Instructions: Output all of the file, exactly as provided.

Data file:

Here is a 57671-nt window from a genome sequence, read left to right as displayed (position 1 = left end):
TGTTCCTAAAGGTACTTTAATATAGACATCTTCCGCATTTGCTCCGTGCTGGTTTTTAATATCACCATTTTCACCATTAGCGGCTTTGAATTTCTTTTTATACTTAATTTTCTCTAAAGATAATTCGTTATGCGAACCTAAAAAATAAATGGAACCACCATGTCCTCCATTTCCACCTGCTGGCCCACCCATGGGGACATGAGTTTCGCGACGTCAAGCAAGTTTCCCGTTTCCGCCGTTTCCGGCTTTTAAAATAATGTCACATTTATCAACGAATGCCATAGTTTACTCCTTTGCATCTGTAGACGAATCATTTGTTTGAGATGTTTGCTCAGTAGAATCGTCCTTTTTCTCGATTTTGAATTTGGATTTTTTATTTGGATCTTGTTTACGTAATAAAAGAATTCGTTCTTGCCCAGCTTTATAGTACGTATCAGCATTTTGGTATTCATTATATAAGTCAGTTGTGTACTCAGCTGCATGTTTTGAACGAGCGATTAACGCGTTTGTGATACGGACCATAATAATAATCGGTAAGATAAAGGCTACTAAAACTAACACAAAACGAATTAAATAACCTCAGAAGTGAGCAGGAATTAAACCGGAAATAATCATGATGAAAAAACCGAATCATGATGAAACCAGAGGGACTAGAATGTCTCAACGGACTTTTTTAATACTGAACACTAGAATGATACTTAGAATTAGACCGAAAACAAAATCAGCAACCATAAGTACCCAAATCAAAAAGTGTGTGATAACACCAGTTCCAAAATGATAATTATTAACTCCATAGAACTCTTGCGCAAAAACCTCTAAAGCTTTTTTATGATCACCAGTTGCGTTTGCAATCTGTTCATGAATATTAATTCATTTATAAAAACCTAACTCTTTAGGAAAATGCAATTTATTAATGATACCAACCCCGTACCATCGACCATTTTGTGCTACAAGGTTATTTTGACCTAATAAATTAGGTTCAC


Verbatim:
Here is a 57671-nt window from a genome sequence, read left to right as displayed (position 1 = left end):
TGTTCCTAAAGGTACTTTAATATAGACATCTTCCGCATTTGCTCCGTGCTGGTTTTTAATATCACCATTTTCACCATTAGCGGCTTTGAATTTCTTTTTATACTTAATTTTCTCTAAAGATAATTCGTTATGCGAACCTAAAAAATAAATGGAACCACCATGTCCTCCATTTCCACCTGCTGGCCCACCCATGGGGACATGAGTTTCGCGACGTCAAGCAAGTTTCCCGTTTCCGCCGTTTCCGGCTTTTAAAATAATGTCACATTTATCAACGAATGCCATAGTTTACTCCTTTGCATCTGTAGACGAATCATTTGTTTGAGATGTTTGCTCAGTAGAATCGTCCTTTTTCTCGATTTTGAATTTGGATTTTTTATTTGGATCTTGTTTACGTAATAAAAGAATTCGTTCTTGCCCAGCTTTATAGTACGTATCAGCATTTTGGTATTCATTATATAAGTCAGTTGTGTACTCAGCTGCATGTTTTGAACGAGCGATTAACGCGTTTGTGATACGGACCATAATAATAATCGGTAAGATAAAGGCTACTAAAACTAACACAAAACGAATTAAATAACCTCAGAAGTGAGCAGGAATTAAACCGGAAATAATCATGATGAAAAAACCGAATCATGATGAAACCAGAGGGACTAGAATGTCTCAACGGACTTTTTTAATACTGAACACTAGAATGATACTTAGAATTAGACCGAAAACAAAATCAGCAACCATAAGTACCCAAATCAAAAAGTGTGTGATAACACCAGTTCCAAAATGATAATTATTAACTCCATAGAACTCTTGCGCAAAAACCTCTAAAGCTTTTTTATGATCACCAGTTGCGTTTGCAATCTGTTCATGAATATTAATTCATTTATAAAAACCTAACTCTTTAGGAAAATGCAATTTATTAATGATACCAACCCCGTACCATCGACCATTTTGTGCTACAAGGTTATTTTGACCTAATAAATTAGGTTCAC